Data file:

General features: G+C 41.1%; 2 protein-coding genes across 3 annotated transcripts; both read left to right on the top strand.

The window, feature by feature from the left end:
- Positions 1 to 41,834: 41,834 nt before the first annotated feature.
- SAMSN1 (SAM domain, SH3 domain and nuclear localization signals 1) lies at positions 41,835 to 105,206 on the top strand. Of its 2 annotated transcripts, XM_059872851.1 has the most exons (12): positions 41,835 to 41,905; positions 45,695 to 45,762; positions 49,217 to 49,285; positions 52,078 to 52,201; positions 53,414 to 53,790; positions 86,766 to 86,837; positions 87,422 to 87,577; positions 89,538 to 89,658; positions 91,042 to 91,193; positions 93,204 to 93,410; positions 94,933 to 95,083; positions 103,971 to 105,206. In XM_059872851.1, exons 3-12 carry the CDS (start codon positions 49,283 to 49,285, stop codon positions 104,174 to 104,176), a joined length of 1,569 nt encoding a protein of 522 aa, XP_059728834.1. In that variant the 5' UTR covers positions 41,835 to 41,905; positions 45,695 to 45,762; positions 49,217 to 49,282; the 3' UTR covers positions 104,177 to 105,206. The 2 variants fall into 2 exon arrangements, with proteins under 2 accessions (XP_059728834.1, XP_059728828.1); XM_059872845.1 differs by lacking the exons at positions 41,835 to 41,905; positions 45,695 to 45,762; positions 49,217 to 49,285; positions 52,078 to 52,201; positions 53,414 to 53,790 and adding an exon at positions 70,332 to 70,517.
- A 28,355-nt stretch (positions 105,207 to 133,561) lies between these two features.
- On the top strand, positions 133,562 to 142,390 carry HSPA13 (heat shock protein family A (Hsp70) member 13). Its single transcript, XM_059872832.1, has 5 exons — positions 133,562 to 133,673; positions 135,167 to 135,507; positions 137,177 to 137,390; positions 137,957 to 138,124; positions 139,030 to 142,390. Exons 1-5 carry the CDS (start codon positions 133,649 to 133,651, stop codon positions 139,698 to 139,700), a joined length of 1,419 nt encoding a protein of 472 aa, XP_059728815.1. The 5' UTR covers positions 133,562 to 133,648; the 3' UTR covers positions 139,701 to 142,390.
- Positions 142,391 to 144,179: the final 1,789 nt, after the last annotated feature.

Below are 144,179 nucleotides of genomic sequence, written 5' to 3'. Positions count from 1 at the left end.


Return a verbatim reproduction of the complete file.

General features: G+C 41.1%; 2 protein-coding genes across 3 annotated transcripts; both read left to right on the top strand.

The window, feature by feature from the left end:
- Positions 1 to 41,834: 41,834 nt before the first annotated feature.
- SAMSN1 (SAM domain, SH3 domain and nuclear localization signals 1) lies at positions 41,835 to 105,206 on the top strand. Of its 2 annotated transcripts, XM_059872851.1 has the most exons (12): positions 41,835 to 41,905; positions 45,695 to 45,762; positions 49,217 to 49,285; positions 52,078 to 52,201; positions 53,414 to 53,790; positions 86,766 to 86,837; positions 87,422 to 87,577; positions 89,538 to 89,658; positions 91,042 to 91,193; positions 93,204 to 93,410; positions 94,933 to 95,083; positions 103,971 to 105,206. In XM_059872851.1, exons 3-12 carry the CDS (start codon positions 49,283 to 49,285, stop codon positions 104,174 to 104,176), a joined length of 1,569 nt encoding a protein of 522 aa, XP_059728834.1. In that variant the 5' UTR covers positions 41,835 to 41,905; positions 45,695 to 45,762; positions 49,217 to 49,282; the 3' UTR covers positions 104,177 to 105,206. The 2 variants fall into 2 exon arrangements, with proteins under 2 accessions (XP_059728834.1, XP_059728828.1); XM_059872845.1 differs by lacking the exons at positions 41,835 to 41,905; positions 45,695 to 45,762; positions 49,217 to 49,285; positions 52,078 to 52,201; positions 53,414 to 53,790 and adding an exon at positions 70,332 to 70,517.
- A 28,355-nt stretch (positions 105,207 to 133,561) lies between these two features.
- On the top strand, positions 133,562 to 142,390 carry HSPA13 (heat shock protein family A (Hsp70) member 13). Its single transcript, XM_059872832.1, has 5 exons — positions 133,562 to 133,673; positions 135,167 to 135,507; positions 137,177 to 137,390; positions 137,957 to 138,124; positions 139,030 to 142,390. Exons 1-5 carry the CDS (start codon positions 133,649 to 133,651, stop codon positions 139,698 to 139,700), a joined length of 1,419 nt encoding a protein of 472 aa, XP_059728815.1. The 5' UTR covers positions 133,562 to 133,648; the 3' UTR covers positions 139,701 to 142,390.
- Positions 142,391 to 144,179: the final 1,789 nt, after the last annotated feature.

Below are 144,179 nucleotides of genomic sequence, written 5' to 3'. Positions count from 1 at the left end.